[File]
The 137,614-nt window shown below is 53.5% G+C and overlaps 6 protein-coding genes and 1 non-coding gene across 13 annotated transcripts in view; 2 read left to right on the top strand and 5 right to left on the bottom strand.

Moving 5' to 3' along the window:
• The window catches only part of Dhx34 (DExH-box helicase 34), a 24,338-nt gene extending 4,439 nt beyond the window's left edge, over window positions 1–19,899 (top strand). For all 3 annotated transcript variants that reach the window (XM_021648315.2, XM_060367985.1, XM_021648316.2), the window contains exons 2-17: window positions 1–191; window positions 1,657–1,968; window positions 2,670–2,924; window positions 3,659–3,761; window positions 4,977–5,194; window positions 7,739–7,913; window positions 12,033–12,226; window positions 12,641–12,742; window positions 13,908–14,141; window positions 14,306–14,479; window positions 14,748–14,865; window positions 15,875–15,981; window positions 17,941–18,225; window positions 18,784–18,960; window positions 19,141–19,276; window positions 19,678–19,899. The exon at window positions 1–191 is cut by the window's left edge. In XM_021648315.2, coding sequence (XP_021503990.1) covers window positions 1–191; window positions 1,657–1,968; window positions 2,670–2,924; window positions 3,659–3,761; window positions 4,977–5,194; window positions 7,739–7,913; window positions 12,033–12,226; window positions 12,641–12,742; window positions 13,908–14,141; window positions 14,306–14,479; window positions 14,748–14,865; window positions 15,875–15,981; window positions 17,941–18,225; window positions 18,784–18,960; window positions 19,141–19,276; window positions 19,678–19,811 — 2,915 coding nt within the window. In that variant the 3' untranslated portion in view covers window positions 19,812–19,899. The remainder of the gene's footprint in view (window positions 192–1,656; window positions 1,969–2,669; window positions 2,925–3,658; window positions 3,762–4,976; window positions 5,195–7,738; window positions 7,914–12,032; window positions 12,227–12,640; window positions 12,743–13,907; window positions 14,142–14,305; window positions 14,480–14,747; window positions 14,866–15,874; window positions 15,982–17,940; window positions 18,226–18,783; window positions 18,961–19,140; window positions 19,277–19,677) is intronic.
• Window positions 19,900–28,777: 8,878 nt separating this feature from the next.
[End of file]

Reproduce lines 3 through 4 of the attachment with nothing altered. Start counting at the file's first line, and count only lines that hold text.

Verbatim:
• The window catches only part of Dhx34 (DExH-box helicase 34), a 24,338-nt gene extending 4,439 nt beyond the window's left edge, over window positions 1–19,899 (top strand). For all 3 annotated transcript variants that reach the window (XM_021648315.2, XM_060367985.1, XM_021648316.2), the window contains exons 2-17: window positions 1–191; window positions 1,657–1,968; window positions 2,670–2,924; window positions 3,659–3,761; window positions 4,977–5,194; window positions 7,739–7,913; window positions 12,033–12,226; window positions 12,641–12,742; window positions 13,908–14,141; window positions 14,306–14,479; window positions 14,748–14,865; window positions 15,875–15,981; window positions 17,941–18,225; window positions 18,784–18,960; window positions 19,141–19,276; window positions 19,678–19,899. The exon at window positions 1–191 is cut by the window's left edge. In XM_021648315.2, coding sequence (XP_021503990.1) covers window positions 1–191; window positions 1,657–1,968; window positions 2,670–2,924; window positions 3,659–3,761; window positions 4,977–5,194; window positions 7,739–7,913; window positions 12,033–12,226; window positions 12,641–12,742; window positions 13,908–14,141; window positions 14,306–14,479; window positions 14,748–14,865; window positions 15,875–15,981; window positions 17,941–18,225; window positions 18,784–18,960; window positions 19,141–19,276; window positions 19,678–19,811 — 2,915 coding nt within the window. In that variant the 3' untranslated portion in view covers window positions 19,812–19,899. The remainder of the gene's footprint in view (window positions 192–1,656; window positions 1,969–2,669; window positions 2,925–3,658; window positions 3,762–4,976; window positions 5,195–7,738; window positions 7,914–12,032; window positions 12,227–12,640; window positions 12,743–13,907; window positions 14,142–14,305; window positions 14,480–14,747; window positions 14,866–15,874; window positions 15,982–17,940; window positions 18,226–18,783; window positions 18,961–19,140; window positions 19,277–19,677) is intronic.
• Window positions 19,900–28,777: 8,878 nt separating this feature from the next.